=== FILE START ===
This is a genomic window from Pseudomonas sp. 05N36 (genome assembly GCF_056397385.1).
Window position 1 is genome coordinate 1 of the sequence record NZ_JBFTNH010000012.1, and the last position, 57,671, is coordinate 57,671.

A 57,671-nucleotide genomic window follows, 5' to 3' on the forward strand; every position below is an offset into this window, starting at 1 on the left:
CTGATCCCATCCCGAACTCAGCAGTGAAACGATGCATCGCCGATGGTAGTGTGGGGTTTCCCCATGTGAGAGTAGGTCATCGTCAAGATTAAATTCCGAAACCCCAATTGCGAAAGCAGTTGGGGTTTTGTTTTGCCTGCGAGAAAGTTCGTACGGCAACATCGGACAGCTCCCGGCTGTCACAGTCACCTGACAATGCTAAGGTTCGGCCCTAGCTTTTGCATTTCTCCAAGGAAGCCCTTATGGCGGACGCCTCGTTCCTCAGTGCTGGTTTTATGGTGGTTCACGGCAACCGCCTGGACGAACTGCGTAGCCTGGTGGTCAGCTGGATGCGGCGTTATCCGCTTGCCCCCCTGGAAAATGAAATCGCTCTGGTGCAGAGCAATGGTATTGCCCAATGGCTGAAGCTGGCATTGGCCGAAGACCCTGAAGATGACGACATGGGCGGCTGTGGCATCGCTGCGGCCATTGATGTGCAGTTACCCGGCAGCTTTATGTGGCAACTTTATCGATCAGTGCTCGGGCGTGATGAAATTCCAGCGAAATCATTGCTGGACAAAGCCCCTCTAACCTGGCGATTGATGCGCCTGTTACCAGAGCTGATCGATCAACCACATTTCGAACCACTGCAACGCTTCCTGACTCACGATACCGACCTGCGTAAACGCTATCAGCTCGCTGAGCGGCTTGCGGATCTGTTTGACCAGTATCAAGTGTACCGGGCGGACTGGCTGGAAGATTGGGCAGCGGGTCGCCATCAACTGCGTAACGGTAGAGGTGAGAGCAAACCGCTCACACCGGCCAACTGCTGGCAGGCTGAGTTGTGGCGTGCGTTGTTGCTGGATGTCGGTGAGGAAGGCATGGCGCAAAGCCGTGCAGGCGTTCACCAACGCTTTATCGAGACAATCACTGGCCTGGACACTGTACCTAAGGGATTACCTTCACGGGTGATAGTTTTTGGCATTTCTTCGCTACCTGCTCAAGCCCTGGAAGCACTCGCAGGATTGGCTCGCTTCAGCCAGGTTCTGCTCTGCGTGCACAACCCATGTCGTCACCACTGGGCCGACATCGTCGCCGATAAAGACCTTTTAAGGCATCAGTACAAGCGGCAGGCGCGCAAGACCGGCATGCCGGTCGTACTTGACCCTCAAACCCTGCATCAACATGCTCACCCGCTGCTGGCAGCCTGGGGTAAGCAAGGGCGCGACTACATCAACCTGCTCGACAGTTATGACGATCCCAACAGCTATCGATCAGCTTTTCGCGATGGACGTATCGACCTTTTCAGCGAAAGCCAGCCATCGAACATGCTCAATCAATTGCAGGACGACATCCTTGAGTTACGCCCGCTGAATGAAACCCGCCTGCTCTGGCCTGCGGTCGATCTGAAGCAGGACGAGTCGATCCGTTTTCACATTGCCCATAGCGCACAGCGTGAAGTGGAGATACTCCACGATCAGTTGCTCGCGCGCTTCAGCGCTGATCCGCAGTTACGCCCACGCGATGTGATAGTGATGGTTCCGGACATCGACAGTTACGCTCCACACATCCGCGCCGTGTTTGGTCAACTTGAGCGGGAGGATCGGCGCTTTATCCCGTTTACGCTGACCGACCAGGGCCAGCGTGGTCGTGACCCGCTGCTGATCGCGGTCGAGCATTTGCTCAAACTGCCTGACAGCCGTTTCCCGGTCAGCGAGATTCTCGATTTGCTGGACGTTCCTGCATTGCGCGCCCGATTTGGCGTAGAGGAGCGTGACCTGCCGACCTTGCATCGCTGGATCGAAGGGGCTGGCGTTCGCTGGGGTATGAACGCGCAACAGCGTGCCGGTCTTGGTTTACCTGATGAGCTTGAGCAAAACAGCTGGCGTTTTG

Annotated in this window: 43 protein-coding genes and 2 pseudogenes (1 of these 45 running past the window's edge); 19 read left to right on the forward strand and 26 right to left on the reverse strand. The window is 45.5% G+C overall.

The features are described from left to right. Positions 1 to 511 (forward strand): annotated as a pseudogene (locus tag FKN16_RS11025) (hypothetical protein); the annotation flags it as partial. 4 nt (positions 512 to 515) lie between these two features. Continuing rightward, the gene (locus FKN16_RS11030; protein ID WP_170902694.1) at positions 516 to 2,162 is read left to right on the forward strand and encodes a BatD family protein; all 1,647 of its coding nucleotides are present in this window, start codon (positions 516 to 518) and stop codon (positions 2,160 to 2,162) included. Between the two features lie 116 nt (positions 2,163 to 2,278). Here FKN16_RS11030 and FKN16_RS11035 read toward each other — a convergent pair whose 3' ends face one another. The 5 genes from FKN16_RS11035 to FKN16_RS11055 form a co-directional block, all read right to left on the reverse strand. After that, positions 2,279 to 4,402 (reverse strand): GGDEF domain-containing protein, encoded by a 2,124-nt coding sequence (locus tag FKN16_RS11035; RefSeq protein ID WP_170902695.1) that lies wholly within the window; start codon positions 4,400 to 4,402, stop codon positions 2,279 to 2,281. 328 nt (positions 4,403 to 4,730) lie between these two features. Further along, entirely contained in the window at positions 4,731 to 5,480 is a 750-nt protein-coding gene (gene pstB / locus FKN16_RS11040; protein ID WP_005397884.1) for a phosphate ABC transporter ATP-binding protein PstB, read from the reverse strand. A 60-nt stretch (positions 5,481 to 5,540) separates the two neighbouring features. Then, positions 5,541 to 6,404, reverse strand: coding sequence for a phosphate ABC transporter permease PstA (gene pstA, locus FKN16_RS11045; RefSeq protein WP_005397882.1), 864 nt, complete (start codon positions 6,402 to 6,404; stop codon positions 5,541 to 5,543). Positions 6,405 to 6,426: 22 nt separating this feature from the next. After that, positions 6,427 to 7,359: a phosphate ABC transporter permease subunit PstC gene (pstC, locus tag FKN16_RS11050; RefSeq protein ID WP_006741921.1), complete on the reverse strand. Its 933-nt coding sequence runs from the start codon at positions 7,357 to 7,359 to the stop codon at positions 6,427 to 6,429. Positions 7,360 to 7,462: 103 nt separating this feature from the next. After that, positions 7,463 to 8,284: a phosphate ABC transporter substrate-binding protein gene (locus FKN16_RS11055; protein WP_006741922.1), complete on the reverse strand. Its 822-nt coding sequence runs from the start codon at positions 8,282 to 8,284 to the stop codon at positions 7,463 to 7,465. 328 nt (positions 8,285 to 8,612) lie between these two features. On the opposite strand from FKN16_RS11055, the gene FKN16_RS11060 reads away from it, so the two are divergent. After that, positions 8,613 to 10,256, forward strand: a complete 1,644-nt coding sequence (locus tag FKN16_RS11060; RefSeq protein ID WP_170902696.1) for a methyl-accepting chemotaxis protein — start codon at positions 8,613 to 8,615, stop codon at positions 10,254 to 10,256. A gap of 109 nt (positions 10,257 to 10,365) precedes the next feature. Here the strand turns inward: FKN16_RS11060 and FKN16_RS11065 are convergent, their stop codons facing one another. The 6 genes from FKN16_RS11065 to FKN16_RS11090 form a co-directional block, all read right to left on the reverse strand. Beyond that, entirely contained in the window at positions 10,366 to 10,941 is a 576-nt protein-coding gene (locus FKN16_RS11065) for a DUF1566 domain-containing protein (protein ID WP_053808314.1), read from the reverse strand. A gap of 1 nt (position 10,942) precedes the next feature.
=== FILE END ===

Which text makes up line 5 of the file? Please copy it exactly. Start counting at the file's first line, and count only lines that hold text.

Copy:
Annotated in this window: 43 protein-coding genes and 2 pseudogenes (1 of these 45 running past the window's edge); 19 read left to right on the forward strand and 26 right to left on the reverse strand. The window is 45.5% G+C overall.